Wildfires rage on California coast
The Associated Press
Aspen, CO Colorado
BIG SUR, Calif. ” Weary firefighters got no Independence Day reprieve from a pair of out-of-control wildfires that roared along California’s central coast, chewing through opposite ends of an arid forest in the Los Padres National Forest.
Despite cooler temperatures and light winds, flames from the stubborn fire that forced the evacuation of Big Sur inched closer to historic vacation retreats. Meanwhile, firefighters farther south dealt with winds with speeds up to 40 mph that fanned a wildfire in Santa Barbara County.
About 5,000 homes there were under evacuation orders, while residents in 1,400 homes were warned to pack up and be ready to leave on short notice, said county spokesman Jim McClure.
“The fire is expanding and presenting some very complex challenges because of the terrain and the fact that it hasn’t burned in over 50 years,” Capt. Eli Iskow of the Santa Barbara County fire department said. “And it’s close to all the valuables like homes and people.”
Meanwhile, Big Sur remained eerily empty under a thick blanket of fog and smoke at the start of the long holiday weekend. No more properties were lost, but the density of the parched terrain allowed nearly two-week-old wildfire to keep advancing on the storied tourist town, where flames were making their way toward scenic Highway 1 and sending forest creatures running toward the Pacific Ocean for cover.
Hundreds of firefighters lit controlled fires along Highway 1 in a final effort to stop the Big Sur fire from crossing the highway where many more homes and businesses are located.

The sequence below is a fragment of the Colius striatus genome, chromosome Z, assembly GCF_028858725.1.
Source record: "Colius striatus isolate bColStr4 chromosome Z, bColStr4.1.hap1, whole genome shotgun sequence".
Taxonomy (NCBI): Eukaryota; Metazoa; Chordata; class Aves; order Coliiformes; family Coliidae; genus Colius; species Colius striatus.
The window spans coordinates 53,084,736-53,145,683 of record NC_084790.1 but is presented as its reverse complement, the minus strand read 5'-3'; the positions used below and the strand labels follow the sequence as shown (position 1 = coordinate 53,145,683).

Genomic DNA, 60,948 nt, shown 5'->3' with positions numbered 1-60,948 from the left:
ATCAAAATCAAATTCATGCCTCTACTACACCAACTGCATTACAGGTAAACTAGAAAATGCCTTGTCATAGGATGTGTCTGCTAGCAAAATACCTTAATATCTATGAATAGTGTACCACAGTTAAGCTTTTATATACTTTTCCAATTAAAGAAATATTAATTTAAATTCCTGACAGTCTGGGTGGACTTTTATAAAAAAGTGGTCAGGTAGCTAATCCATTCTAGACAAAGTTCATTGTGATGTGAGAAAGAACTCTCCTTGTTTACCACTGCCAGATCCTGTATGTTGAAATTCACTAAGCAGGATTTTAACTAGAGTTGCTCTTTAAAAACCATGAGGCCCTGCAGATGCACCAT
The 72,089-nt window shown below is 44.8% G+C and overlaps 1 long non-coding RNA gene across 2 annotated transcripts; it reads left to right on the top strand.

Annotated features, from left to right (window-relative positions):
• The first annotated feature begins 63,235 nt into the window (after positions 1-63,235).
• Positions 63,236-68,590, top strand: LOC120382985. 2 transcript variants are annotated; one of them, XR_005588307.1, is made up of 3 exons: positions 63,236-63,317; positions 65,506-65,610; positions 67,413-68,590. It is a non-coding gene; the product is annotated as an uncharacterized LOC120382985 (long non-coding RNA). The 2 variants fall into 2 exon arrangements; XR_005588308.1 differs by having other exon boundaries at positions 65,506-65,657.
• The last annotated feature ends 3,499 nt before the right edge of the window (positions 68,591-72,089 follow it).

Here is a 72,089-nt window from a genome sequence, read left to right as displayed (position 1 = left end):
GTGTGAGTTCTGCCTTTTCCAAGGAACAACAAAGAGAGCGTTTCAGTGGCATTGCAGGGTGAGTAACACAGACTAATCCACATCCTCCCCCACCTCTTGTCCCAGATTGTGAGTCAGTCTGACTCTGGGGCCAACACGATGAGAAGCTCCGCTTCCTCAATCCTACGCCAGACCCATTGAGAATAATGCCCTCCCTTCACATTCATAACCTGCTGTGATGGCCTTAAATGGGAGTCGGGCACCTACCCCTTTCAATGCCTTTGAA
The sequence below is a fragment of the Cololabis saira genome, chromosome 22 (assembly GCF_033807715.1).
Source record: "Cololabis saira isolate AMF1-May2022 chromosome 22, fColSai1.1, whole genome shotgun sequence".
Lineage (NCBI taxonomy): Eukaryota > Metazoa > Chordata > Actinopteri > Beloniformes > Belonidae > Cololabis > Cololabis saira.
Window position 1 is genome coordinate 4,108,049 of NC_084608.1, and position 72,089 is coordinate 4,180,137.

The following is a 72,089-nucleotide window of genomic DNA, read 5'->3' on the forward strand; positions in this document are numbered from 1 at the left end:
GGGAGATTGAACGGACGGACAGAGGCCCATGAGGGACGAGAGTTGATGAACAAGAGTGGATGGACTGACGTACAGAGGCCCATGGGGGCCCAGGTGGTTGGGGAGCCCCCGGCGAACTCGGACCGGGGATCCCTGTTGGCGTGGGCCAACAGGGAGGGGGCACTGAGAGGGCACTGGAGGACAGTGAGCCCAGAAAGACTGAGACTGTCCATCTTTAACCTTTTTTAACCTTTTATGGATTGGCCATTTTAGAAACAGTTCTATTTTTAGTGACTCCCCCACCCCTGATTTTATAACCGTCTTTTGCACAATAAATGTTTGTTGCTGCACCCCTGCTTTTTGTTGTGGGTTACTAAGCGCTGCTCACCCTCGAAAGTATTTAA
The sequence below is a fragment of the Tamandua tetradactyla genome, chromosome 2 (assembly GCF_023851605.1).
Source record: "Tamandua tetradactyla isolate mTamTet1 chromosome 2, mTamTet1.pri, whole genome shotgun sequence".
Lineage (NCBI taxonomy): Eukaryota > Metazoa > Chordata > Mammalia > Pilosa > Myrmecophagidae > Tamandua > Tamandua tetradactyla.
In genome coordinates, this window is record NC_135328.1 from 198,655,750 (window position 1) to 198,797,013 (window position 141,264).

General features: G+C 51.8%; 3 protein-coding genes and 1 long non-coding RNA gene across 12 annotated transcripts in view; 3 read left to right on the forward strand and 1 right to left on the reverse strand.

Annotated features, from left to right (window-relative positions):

“We’re fighting the fire on our terms,” said U.S. Forest Service fire engineer Hector Sanchez. “We’re lighting it slowly, and if we see it get out of hand we’ll slow it down. It’s perfect conditions, we don’t have winds and we have cool temperatures.”
The Big Sur fire was still 5 percent contained and had consumed more than 107 square miles and 20 homes, while the Goleta fire was 14 percent contained and had destroyed about a half-dozen out buildings and more than 10 square miles.
The Los Padres blazes were two of 335 active wildfires burning in California, down from a peak of roughly 1,500 fires a few days ago, but they were commanding the greatest share of equipment and personnel because of their locations near populated areas, said Daniel Berlant, a spokesman for the California Department of Forestry and Fire Protection.
“Any time we have structures threatened and lives at risk, it’s a top priority,” he said.
Gov. Arnold Schwarzenegger ordered another 200 National Guard troops to report for firefighter training at a former Air Force base in Sacramento and then working a fire in Mendocino County early next week. When they complete the training, they will join 200 National Guard soldiers who already were deployed to build fire lines. More than 19,000 people were working to control blazes throughout the state.
“These additional soldiers will bring much needed assistance to the efforts of the firefighters who continue to tirelessly battle the blazes across California,” Schwarzenegger said.
Since a series of dry lightning strikes ignited more than 1,500 wildfires across central and Northern California on June 21, more than 814 square miles of range and forest land has gone up in flames.
Along with the Goleta and Big Sur fires, another blaze generating concern was burning in the Sequoia National Forest east of Bakersfield, where a wind-driven wildfire had burned 28 square miles, destroyed one home and threatened 1,000 more in nearby communities. It was 18 percent contained.
In Arizona, officials said a blaze southeast of Prescott had burned four homes since it broke out June 28. The blaze has forced the evacuation of the mountain town of Crown King and was half contained Friday night.
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